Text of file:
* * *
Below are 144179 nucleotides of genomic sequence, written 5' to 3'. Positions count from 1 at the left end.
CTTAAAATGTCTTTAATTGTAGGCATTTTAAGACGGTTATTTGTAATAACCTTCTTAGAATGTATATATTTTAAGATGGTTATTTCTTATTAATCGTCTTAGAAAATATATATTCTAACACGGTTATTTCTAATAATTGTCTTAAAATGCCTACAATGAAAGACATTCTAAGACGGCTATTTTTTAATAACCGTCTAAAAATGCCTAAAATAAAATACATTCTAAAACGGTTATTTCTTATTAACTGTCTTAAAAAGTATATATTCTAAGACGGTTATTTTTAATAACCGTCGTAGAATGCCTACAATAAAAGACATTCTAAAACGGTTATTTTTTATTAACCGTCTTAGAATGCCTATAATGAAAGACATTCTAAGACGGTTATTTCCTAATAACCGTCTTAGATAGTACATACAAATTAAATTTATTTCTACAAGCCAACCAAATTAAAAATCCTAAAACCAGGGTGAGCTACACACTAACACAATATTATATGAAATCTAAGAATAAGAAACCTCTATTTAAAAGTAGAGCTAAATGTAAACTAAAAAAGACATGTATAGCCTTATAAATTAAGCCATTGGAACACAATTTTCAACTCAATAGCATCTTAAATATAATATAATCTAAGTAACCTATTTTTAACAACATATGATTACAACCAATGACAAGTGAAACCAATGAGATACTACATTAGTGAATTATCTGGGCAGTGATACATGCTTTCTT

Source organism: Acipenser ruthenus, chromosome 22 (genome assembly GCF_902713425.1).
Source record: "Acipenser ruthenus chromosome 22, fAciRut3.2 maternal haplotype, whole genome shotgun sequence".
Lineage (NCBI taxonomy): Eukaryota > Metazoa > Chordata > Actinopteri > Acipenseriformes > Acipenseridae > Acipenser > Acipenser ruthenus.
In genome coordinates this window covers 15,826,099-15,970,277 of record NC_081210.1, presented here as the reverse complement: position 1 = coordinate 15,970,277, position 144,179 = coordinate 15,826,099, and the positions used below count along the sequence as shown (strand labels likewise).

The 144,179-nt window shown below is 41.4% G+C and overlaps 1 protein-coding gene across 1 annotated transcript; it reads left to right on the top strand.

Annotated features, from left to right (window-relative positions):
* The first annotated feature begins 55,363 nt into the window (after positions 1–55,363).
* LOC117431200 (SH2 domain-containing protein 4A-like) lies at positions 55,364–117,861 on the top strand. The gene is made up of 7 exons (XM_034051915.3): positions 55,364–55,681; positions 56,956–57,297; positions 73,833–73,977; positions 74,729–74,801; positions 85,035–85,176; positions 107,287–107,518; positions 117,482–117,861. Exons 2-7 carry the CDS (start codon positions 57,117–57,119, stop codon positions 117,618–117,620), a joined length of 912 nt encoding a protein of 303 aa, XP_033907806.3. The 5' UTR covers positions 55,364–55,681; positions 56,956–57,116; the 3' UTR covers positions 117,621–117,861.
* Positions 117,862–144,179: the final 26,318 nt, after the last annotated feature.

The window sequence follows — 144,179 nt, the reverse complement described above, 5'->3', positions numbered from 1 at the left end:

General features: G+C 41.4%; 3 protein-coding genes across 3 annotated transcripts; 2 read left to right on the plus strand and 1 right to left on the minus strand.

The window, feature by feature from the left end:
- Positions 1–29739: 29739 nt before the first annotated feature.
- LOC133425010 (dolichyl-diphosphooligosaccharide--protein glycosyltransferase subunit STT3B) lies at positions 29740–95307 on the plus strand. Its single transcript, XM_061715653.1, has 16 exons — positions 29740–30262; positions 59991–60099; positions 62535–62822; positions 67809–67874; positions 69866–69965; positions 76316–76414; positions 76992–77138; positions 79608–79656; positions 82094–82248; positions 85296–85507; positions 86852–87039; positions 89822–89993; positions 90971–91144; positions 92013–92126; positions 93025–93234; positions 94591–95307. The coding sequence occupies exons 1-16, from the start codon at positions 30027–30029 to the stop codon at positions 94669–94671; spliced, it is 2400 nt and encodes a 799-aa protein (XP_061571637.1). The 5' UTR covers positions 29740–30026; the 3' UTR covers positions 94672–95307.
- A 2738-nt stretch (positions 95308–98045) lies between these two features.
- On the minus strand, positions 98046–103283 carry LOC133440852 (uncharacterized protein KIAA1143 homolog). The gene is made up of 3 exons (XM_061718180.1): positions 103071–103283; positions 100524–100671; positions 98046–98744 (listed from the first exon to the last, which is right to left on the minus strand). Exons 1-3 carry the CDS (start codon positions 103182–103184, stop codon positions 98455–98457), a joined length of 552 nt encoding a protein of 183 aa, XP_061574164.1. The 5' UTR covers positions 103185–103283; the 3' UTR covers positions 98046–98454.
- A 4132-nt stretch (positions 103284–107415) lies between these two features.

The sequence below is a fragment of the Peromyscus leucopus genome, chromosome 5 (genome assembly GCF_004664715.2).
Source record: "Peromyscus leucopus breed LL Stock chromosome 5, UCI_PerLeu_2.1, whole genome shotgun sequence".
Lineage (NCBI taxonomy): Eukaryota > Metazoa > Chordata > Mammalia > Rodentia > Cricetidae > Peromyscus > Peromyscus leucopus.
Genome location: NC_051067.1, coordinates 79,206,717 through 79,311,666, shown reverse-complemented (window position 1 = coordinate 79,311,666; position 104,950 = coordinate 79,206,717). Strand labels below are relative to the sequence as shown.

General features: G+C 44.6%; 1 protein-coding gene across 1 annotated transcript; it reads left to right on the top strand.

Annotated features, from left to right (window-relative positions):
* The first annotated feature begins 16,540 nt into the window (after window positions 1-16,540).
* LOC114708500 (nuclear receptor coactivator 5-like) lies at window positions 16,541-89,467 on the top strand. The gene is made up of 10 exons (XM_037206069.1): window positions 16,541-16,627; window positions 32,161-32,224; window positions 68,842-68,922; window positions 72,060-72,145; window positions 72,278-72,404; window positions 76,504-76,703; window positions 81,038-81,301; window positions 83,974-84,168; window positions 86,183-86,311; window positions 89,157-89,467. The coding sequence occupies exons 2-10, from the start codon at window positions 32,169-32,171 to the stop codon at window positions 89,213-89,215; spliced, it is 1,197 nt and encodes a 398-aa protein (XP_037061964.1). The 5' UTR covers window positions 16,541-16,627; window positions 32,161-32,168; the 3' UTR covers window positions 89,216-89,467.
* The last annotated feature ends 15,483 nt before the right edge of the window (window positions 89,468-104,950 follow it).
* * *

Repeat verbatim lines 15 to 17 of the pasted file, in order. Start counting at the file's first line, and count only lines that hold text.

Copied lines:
- Positions 1–29739: 29739 nt before the first annotated feature.
- LOC133425010 (dolichyl-diphosphooligosaccharide--protein glycosyltransferase subunit STT3B) lies at positions 29740–95307 on the plus strand. Its single transcript, XM_061715653.1, has 16 exons — positions 29740–30262; positions 59991–60099; positions 62535–62822; positions 67809–67874; positions 69866–69965; positions 76316–76414; positions 76992–77138; positions 79608–79656; positions 82094–82248; positions 85296–85507; positions 86852–87039; positions 89822–89993; positions 90971–91144; positions 92013–92126; positions 93025–93234; positions 94591–95307. The coding sequence occupies exons 1-16, from the start codon at positions 30027–30029 to the stop codon at positions 94669–94671; spliced, it is 2400 nt and encodes a 799-aa protein (XP_061571637.1). The 5' UTR covers positions 29740–30026; the 3' UTR covers positions 94672–95307.
- A 2738-nt stretch (positions 95308–98045) lies between these two features.